When you create a web project in Visual Studio, a standard configuration file, named Web.config, is automatically created for you. This file is actually an XML document file. For a greater understanding regarding the format of this file, read the Microsoft reference titled Format of ASP.NET Configuration Files. If you want to store application-wide configuration information in an external file, such as an SQL Server connection string, it is usually recommended that you add an <appSettings> section to your Web.config file and store your information in this ‘additional’ section. This works well if the information is fairly static, and is not subject to change outside of your control.
One of my clients wanted to have some application-wide information available for their website, namely release information in text format, but did not wish to put it in the web.config file. They have a separate department that is responsible for doing builds and releasing them to QA and Production. The one thing this department wanted to do was to place a simple text file in the root web directory that any page could then have available. I suggested using a custom .config file, named Release.config. Below, I document what goes in this custom .config file and then how to access its values using a simple static method in a utility class.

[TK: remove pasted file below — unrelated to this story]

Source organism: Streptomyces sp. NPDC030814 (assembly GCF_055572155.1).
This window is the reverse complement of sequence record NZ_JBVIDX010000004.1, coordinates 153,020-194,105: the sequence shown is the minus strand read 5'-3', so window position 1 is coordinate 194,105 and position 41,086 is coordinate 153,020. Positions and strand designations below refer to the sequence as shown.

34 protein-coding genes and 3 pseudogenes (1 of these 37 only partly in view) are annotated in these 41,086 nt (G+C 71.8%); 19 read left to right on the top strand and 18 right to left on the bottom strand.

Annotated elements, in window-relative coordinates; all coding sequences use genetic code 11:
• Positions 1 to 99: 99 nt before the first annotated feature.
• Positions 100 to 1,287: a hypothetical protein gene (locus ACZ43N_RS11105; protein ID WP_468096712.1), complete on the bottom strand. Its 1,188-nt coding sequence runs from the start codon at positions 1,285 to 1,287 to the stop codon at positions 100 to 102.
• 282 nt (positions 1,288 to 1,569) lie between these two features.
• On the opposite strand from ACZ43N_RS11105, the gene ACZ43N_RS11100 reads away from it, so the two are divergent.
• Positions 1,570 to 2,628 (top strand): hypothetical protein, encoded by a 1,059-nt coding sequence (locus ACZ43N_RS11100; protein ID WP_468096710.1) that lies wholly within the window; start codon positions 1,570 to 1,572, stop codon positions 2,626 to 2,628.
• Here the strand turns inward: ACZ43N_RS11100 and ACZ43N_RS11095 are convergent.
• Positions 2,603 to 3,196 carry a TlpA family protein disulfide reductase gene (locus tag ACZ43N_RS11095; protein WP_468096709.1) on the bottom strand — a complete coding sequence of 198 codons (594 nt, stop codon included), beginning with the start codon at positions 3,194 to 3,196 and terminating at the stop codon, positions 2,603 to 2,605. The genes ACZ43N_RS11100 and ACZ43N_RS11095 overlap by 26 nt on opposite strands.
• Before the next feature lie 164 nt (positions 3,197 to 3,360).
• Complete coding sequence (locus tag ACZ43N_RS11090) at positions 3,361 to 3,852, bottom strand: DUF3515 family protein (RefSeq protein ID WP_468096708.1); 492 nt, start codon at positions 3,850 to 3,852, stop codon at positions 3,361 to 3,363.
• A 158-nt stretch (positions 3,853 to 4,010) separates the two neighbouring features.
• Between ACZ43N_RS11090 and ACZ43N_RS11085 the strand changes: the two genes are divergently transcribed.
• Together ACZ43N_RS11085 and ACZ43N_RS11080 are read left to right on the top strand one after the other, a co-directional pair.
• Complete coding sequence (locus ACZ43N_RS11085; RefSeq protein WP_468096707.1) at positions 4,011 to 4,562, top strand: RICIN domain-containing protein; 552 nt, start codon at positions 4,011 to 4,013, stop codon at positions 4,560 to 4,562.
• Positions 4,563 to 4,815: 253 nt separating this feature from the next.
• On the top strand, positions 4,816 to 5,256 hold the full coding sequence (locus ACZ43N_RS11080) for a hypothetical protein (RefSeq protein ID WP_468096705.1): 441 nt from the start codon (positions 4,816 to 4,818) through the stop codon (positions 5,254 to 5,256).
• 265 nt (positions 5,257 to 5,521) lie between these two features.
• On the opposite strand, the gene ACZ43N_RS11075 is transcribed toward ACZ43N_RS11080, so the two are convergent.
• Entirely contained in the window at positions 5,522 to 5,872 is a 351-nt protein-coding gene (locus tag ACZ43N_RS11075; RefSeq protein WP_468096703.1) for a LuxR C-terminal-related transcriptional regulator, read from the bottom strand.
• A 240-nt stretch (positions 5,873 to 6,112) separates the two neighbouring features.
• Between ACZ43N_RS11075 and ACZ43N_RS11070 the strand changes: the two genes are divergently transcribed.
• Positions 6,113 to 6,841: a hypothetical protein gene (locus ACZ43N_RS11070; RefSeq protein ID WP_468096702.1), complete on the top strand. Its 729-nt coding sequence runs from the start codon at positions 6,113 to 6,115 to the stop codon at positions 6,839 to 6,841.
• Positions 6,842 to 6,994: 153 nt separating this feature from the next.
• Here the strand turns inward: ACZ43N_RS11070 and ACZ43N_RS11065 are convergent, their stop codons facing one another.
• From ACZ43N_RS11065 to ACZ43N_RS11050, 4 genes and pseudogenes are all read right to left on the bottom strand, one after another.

Most samples of custom application configuration processing that you find on the web document how to add sections to an existing Web.config file. That particular solution was not appropriate here since the department responsible for producing the information was not a development department.
The steps are fairly simple:
- Create our own custom .config file which is itself an XML document.
- Modify the standard Web.config file to reference our custom .config file.
- Create a utility method to extract the desired values from the custom .config file.
- Modify our application code to utilize the utility method.